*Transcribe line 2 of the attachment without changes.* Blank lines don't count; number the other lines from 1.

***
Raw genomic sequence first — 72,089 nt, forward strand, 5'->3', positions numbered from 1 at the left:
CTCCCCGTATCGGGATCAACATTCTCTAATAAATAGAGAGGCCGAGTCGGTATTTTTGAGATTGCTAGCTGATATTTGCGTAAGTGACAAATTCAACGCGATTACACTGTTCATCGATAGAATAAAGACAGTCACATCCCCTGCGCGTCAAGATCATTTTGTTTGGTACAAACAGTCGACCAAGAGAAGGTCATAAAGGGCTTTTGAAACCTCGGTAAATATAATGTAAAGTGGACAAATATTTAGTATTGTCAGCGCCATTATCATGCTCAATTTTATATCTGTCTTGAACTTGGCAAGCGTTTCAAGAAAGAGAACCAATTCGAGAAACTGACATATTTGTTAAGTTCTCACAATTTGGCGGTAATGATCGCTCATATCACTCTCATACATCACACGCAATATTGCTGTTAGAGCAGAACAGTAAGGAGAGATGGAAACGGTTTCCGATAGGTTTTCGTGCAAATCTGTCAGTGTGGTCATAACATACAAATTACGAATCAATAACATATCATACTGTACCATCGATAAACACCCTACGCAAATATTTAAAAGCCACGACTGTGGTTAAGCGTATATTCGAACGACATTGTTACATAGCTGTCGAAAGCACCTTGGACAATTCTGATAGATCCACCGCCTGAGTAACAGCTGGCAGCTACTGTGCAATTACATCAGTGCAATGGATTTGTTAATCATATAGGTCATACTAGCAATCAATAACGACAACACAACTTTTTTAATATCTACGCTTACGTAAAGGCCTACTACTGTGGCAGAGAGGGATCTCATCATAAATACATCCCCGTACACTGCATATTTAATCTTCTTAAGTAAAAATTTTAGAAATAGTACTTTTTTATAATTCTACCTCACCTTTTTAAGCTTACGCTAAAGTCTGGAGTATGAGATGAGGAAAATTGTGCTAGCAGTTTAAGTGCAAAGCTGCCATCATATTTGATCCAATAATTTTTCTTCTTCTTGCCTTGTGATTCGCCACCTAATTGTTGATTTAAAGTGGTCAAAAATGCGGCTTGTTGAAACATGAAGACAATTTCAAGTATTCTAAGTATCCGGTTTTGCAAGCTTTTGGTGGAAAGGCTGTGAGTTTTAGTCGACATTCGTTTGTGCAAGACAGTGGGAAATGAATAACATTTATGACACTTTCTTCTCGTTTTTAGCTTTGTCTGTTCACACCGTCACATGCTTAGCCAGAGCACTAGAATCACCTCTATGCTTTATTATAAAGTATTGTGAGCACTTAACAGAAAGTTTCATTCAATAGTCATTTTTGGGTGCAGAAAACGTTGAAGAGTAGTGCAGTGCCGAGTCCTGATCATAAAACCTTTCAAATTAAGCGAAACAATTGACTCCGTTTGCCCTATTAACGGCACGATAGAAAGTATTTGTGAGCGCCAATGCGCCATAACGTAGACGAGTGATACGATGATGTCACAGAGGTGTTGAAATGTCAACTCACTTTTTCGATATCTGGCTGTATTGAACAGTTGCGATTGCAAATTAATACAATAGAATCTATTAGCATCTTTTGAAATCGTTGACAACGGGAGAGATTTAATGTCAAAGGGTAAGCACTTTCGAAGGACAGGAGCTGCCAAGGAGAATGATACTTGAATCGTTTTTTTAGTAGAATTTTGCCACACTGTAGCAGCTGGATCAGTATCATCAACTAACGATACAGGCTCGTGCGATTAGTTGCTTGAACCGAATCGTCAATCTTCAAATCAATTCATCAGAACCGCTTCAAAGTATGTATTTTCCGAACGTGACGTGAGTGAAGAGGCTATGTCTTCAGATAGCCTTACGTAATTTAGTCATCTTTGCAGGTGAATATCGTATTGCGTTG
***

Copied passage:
CTCCCCGTATCGGGATCAACATTCTCTAATAAATAGAGAGGCCGAGTCGGTATTTTTGAGATTGCTAGCTGATATTTGCGTAAGTGACAAATTCAACGCGATTACACTGTTCATCGATAGAATAAAGACAGTCACATCCCCTGCGCGTCAAGATCATTTTGTTTGGTACAAACAGTCGACCAAGAGAAGGTCATAAAGGGCTTTTGAAACCTCGGTAAATATAATGTAAAGTGGACAAATATTTAGTATTGTCAGCGCCATTATCATGCTCAATTTTATATCTGTCTTGAACTTGGCAAGCGTTTCAAGAAAGAGAACCAATTCGAGAAACTGACATATTTGTTAAGTTCTCACAATTTGGCGGTAATGATCGCTCATATCACTCTCATACATCACACGCAATATTGCTGTTAGAGCAGAACAGTAAGGAGAGATGGAAACGGTTTCCGATAGGTTTTCGTGCAAATCTGTCAGTGTGGTCATAACATACAAATTACGAATCAATAACATATCATACTGTACCATCGATAAACACCCTACGCAAATATTTAAAAGCCACGACTGTGGTTAAGCGTATATTCGAACGACATTGTTACATAGCTGTCGAAAGCACCTTGGACAATTCTGATAGATCCACCGCCTGAGTAACAGCTGGCAGCTACTGTGCAATTACATCAGTGCAATGGATTTGTTAATCATATAGGTCATACTAGCAATCAATAACGACAACACAACTTTTTTAATATCTACGCTTACGTAAAGGCCTACTACTGTGGCAGAGAGGGATCTCATCATAAATACATCCCCGTACACTGCATATTTAATCTTCTTAAGTAAAAATTTTAGAAATAGTACTTTTTTATAATTCTACCTCACCTTTTTAAGCTTACGCTAAAGTCTGGAGTATGAGATGAGGAAAATTGTGCTAGCAGTTTAAGTGCAAAGCTGCCATCATATTTGATCCAATAATTTTTCTTCTTCTTGCCTTGTGATTCGCCACCTAATTGTTGATTTAAAGTGGTCAAAAATGCGGCTTGTTGAAACATGAAGACAATTTCAAGTATTCTAAGTATCCGGTTTTGCAAGCTTTTGGTGGAAAGGCTGTGAGTTTTAGTCGACATTCGTTTGTGCAAGACAGTGGGAAATGAATAACATTTATGACACTTTCTTCTCGTTTTTAGCTTTGTCTGTTCACACCGTCACATGCTTAGCCAGAGCACTAGAATCACCTCTATGCTTTATTATAAAGTATTGTGAGCACTTAACAGAAAGTTTCATTCAATAGTCATTTTTGGGTGCAGAAAACGTTGAAGAGTAGTGCAGTGCCGAGTCCTGATCATAAAACCTTTCAAATTAAGCGAAACAATTGACTCCGTTTGCCCTATTAACGGCACGATAGAAAGTATTTGTGAGCGCCAATGCGCCATAACGTAGACGAGTGATACGATGATGTCACAGAGGTGTTGAAATGTCAACTCACTTTTTCGATATCTGGCTGTATTGAACAGTTGCGATTGCAAATTAATACAATAGAATCTATTAGCATCTTTTGAAATCGTTGACAACGGGAGAGATTTAATGTCAAAGGGTAAGCACTTTCGAAGGACAGGAGCTGCCAAGGAGAATGATACTTGAATCGTTTTTTTAGTAGAATTTTGCCACACTGTAGCAGCTGGATCAGTATCATCAACTAACGATACAGGCTCGTGCGATTAGTTGCTTGAACCGAATCGTCAATCTTCAAATCAATTCATCAGAACCGCTTCAAAGTATGTATTTTCCGAACGTGACGTGAGTGAAGAGGCTATGTCTTCAGATAGCCTTACGTAATTTAGTCATCTTTGCAGGTGAATATCGTATTGCGTTG